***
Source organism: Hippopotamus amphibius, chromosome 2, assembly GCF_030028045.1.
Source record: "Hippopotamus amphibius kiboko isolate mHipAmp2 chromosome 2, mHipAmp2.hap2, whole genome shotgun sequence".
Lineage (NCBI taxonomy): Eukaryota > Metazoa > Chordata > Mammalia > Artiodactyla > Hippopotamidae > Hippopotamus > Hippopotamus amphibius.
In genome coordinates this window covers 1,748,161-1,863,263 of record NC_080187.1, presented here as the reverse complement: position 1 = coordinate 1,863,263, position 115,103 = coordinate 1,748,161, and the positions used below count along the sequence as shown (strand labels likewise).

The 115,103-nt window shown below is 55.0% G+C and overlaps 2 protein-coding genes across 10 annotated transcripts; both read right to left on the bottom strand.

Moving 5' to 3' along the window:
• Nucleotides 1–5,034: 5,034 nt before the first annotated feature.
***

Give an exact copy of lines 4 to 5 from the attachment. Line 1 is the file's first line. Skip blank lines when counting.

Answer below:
In genome coordinates this window covers 1,748,161-1,863,263 of record NC_080187.1, presented here as the reverse complement: position 1 = coordinate 1,863,263, position 115,103 = coordinate 1,748,161, and the positions used below count along the sequence as shown (strand labels likewise).

The 115,103-nt window shown below is 55.0% G+C and overlaps 2 protein-coding genes across 10 annotated transcripts; both read right to left on the bottom strand.